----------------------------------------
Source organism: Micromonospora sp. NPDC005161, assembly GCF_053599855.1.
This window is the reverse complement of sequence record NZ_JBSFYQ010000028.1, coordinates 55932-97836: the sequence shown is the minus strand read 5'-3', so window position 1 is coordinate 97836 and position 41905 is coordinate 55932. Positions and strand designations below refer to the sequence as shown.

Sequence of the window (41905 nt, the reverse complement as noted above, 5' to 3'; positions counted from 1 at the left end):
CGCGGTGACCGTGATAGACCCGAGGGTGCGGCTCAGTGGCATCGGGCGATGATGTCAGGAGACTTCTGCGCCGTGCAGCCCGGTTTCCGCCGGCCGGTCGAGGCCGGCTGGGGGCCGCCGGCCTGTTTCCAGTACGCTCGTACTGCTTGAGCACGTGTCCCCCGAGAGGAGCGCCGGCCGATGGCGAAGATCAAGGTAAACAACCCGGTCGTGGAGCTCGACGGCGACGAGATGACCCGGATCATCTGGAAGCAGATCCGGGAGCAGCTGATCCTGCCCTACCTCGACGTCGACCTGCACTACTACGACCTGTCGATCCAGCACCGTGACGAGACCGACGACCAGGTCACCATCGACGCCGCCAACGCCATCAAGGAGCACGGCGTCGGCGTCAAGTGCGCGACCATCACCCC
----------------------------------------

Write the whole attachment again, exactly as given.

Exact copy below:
Source organism: Micromonospora sp. NPDC005161, assembly GCF_053599855.1.
This window is the reverse complement of sequence record NZ_JBSFYQ010000028.1, coordinates 55932-97836: the sequence shown is the minus strand read 5'-3', so window position 1 is coordinate 97836 and position 41905 is coordinate 55932. Positions and strand designations below refer to the sequence as shown.

Sequence of the window (41905 nt, the reverse complement as noted above, 5' to 3'; positions counted from 1 at the left end):
CGCGGTGACCGTGATAGACCCGAGGGTGCGGCTCAGTGGCATCGGGCGATGATGTCAGGAGACTTCTGCGCCGTGCAGCCCGGTTTCCGCCGGCCGGTCGAGGCCGGCTGGGGGCCGCCGGCCTGTTTCCAGTACGCTCGTACTGCTTGAGCACGTGTCCCCCGAGAGGAGCGCCGGCCGATGGCGAAGATCAAGGTAAACAACCCGGTCGTGGAGCTCGACGGCGACGAGATGACCCGGATCATCTGGAAGCAGATCCGGGAGCAGCTGATCCTGCCCTACCTCGACGTCGACCTGCACTACTACGACCTGTCGATCCAGCACCGTGACGAGACCGACGACCAGGTCACCATCGACGCCGCCAACGCCATCAAGGAGCACGGCGTCGGCGTCAAGTGCGCGACCATCACCCC